What About Colorado Juveniles Who Are Charged and Tried as Adults?

    There are two ways that a juvenile offender may be tried as an adult. The first way is by “transfer” and the second way is by “direct file.” The transfer method is where the case is first filed in the juvenile court and then the district attorney requests a hearing so that the juvenile judge may decide if the case should be transferred to district court which is where adult cases are heard.

    The factors that the juvenile judge considers in making this decision include the age and maturity of the juvenile and the seriousness and circumstances of the alleged crime. The transfer method is not widely used as district attorneys will bypass the juvenile court and use the direct file method whenever possible. The direct file method permits the case against the juvenile offender to be filed in the district court without the permission of the juvenile judge when the juvenile is fourteen years of age or older and is alleged to have committed certain serious offenses. The type of offenses include class 1 or class 2 felonies (such as first-degree murder), “crimes of violence” (such as the more serious assaults, robberies, burglaries and arsons), serious weapons offenses, vehicular homicide and vehicular assault. The direct file statute also provides that when a juvenile has one or more prior felonies on his or her record, a direct file is available even if the present offense is not as serious as those described above.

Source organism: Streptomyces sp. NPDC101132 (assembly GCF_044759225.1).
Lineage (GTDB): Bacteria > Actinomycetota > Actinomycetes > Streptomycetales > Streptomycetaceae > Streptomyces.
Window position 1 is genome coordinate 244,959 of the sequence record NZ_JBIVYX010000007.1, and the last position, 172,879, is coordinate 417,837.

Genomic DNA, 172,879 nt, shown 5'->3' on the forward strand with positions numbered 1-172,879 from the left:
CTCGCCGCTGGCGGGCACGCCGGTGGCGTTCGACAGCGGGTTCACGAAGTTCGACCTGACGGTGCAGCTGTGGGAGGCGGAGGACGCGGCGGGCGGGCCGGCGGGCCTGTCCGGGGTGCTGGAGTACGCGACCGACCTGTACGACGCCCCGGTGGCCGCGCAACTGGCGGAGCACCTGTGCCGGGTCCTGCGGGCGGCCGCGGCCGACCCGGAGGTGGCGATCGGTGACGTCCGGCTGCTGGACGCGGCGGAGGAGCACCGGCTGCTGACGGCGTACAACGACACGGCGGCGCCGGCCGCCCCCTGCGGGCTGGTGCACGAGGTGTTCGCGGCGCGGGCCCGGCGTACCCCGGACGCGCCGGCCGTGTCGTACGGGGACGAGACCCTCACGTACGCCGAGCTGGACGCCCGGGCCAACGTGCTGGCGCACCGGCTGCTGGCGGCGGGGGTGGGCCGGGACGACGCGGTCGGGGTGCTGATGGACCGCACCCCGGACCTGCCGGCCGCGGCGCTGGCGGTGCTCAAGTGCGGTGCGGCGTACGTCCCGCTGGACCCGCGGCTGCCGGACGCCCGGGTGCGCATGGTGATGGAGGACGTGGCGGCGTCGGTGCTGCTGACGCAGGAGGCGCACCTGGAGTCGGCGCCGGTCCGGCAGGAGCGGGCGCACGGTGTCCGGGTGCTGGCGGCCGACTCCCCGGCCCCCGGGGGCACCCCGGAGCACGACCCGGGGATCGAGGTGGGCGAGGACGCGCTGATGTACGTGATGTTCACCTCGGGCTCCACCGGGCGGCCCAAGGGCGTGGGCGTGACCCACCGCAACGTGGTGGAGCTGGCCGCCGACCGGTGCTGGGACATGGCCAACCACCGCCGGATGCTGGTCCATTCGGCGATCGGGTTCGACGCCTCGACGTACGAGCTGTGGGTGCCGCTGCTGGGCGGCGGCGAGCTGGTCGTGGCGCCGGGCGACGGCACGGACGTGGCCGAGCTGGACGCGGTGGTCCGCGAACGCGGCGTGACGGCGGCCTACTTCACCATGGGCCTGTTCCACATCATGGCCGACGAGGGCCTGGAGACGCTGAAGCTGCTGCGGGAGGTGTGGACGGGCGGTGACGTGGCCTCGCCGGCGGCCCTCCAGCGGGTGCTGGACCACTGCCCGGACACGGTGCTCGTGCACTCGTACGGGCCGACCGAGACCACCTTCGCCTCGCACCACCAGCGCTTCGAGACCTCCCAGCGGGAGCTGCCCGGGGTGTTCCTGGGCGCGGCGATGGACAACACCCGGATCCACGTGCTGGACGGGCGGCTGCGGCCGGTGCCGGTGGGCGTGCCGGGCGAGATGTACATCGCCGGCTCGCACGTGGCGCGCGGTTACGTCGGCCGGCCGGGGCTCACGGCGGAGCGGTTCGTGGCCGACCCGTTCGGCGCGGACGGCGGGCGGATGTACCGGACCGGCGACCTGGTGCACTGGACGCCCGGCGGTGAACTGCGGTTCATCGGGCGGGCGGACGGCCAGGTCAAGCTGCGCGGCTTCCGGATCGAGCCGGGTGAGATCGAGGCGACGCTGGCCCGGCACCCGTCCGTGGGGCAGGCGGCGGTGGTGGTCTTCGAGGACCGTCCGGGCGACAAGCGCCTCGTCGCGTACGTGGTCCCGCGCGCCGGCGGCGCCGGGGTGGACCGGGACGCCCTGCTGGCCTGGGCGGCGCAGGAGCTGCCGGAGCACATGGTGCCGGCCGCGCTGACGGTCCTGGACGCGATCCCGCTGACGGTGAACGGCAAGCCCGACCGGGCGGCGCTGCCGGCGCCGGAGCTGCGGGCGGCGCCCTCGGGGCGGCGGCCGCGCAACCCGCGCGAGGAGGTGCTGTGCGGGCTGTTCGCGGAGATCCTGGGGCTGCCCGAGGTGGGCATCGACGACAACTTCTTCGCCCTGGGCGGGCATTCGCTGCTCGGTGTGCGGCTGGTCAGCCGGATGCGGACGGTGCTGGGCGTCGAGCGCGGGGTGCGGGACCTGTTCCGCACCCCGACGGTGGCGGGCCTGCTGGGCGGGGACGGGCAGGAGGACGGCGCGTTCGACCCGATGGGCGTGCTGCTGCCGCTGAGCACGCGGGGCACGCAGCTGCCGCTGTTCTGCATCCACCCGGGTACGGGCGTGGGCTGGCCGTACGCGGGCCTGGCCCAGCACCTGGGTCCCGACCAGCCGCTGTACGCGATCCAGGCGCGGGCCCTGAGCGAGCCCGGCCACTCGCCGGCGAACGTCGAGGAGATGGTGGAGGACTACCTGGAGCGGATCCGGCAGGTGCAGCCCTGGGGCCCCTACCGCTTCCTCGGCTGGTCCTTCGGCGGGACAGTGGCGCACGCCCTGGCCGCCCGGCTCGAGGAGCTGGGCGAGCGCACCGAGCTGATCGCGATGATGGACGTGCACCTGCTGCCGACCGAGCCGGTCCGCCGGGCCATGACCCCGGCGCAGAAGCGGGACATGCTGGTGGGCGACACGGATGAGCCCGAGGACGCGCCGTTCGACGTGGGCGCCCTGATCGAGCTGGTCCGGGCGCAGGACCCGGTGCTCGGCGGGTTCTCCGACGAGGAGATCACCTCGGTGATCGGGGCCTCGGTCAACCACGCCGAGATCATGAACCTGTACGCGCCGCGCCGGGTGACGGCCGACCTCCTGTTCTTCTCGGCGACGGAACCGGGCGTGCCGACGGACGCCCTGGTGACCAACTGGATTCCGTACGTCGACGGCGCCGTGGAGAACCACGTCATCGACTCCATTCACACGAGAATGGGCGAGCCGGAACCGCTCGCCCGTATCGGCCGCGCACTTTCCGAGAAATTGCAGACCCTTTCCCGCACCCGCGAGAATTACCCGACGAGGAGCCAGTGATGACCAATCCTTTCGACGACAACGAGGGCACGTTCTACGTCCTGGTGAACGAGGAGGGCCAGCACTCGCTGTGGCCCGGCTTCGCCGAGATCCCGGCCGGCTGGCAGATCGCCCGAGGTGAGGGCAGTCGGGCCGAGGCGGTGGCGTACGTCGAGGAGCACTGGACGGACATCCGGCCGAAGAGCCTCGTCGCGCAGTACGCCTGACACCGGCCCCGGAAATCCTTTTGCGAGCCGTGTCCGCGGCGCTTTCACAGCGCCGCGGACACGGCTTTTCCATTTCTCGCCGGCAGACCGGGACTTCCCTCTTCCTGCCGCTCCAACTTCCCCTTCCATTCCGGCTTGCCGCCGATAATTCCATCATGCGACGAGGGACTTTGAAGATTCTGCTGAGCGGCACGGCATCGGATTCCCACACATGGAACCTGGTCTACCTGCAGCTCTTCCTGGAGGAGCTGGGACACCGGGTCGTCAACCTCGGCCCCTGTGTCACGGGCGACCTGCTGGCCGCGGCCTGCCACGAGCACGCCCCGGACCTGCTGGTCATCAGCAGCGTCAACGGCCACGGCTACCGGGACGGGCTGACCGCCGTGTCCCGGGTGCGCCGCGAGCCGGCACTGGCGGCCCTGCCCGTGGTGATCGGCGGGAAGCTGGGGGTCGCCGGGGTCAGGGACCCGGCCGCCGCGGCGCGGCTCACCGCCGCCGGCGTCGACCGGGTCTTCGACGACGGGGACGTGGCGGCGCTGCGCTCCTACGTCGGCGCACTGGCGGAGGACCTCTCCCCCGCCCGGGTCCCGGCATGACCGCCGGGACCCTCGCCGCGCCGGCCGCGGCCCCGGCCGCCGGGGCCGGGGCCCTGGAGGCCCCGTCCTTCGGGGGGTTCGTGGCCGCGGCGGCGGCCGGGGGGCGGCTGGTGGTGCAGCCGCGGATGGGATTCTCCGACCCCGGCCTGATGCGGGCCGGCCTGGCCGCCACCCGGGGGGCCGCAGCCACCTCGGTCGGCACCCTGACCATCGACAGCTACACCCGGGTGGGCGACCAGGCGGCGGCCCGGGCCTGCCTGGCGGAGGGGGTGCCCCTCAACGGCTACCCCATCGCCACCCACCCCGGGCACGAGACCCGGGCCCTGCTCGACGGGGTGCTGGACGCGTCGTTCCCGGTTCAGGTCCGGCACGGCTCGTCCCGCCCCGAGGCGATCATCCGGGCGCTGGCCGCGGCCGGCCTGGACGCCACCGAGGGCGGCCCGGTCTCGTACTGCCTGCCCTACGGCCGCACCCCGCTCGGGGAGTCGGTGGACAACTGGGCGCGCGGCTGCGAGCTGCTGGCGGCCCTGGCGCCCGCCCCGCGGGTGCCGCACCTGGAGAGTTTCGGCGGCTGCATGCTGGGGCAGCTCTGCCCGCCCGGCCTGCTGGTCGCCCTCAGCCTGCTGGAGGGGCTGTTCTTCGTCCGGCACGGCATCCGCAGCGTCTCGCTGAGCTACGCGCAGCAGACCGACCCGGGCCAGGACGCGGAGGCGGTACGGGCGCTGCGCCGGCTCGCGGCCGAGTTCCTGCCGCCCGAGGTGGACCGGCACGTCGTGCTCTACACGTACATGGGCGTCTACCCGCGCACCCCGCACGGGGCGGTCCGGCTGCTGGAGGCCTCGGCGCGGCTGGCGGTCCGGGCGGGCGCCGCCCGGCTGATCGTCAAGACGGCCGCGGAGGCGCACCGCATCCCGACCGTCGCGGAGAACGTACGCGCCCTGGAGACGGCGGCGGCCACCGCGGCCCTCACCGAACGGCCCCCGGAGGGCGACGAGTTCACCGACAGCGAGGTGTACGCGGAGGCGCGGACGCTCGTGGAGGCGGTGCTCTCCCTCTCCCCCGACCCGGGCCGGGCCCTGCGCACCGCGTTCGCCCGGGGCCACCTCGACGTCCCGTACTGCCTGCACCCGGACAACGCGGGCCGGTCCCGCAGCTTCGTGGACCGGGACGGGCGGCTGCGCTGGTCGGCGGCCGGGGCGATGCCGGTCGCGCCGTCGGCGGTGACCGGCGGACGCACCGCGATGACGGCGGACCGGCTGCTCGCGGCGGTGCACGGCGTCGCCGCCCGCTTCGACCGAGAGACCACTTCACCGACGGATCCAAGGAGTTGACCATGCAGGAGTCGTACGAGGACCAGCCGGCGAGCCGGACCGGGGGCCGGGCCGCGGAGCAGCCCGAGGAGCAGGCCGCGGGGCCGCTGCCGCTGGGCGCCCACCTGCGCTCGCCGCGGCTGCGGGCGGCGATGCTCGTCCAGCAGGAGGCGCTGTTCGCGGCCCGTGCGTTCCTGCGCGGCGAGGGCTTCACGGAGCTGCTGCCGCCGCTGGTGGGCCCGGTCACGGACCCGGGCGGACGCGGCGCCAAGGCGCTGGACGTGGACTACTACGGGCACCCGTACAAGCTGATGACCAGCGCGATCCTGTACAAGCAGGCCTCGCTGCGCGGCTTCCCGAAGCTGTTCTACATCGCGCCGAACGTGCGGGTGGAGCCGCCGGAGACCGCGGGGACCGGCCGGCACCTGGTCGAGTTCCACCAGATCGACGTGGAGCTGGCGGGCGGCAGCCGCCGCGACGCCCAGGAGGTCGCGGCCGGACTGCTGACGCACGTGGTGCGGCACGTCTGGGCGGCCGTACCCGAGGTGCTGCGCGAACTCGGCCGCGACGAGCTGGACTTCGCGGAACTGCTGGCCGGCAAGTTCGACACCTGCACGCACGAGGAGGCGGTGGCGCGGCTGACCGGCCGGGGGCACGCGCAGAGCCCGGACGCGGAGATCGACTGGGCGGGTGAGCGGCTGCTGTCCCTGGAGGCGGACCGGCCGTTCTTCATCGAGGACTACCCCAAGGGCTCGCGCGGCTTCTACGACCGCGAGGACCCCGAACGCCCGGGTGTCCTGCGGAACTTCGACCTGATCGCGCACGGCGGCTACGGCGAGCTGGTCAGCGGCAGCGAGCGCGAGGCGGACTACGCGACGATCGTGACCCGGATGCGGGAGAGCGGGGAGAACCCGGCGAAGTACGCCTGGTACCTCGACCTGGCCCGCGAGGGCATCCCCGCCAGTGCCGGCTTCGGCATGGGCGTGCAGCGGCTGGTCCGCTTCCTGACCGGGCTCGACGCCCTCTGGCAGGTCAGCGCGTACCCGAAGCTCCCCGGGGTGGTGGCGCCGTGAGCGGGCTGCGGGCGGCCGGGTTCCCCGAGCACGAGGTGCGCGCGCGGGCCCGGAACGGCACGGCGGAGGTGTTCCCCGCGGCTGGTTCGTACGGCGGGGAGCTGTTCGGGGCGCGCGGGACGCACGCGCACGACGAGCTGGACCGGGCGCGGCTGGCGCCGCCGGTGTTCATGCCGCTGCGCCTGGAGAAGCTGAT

How Do Colorado Criminal Courts Handle Mentally Ill Juveniles?

    The Colorado Children’s Code does not have a “not guilty by reason of insanity” plea as do adults in criminal court. However, where there is a question as to a juvenile’s mental state, a judge can order that a “prescreen” be conducted by a mental health professional. If it appears from this cursory prescreen that a juvenile may be mentally ill, further testing will occur. A juvenile is deemed to be mentally ill if he or she is an imminent danger to himself or others or is gravely disabled. If a juvenile is certified as mentally ill after the second evaluation, any pending delinquency proceedings may be suspended or dismissed.

    Colorado Juvenile Cases – Criminal Expungement of the Case From the Colorado Records

    In many instances, those who have juvenile records can apply to get those records expunged. Expungement means that the records are deemed to have never existed. Once expungement occurs, a juvenile can honestly answer that he or she has no juvenile record. Despite an expungement order, law enforcement (police and district attorney) retains certain information about the juvenile’s record and this information may be used against the person in the event of any future criminal violations.

    For example, under Colorado law, a prior adjudication may be used in future sentencing or bond setting. A juvenile is eligible to petition the court for an order of expungement after a certain period of time has passed since the juvenile’s case has ended.

    In most cases, this period is four years, but it can be as long as ten years. In the most serious cases involving crimes of violence, unlawful sexual behavior or where a juvenile is tried and convicted as an adult, those records can never be expunged.

    Juvenile Records – The Confidentiality of Colorado Juvenile Criminal Records

    In general, all records in juvenile cases are confidential and cannot be disclosed to the public except by a court order.

    In delinquency cases, court records concerning juveniles charged with serious felonies and weapons violations are open to the public. The victim may also have access to certain juvenile records.

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    H. Michael Steinberg Esq.
    Attorney and Counselor at Law
    The Colorado Criminal Defense Law Firm of H. Michael Steinberg
    A Denver, Colorado Lawyer Focused Exclusively On
    Colorado Criminal Law For Over 40 Years.
    The Edward Building
    8400 East Prentice Ave, Penthouse 1500
    Greenwood Village, Colorado, 80111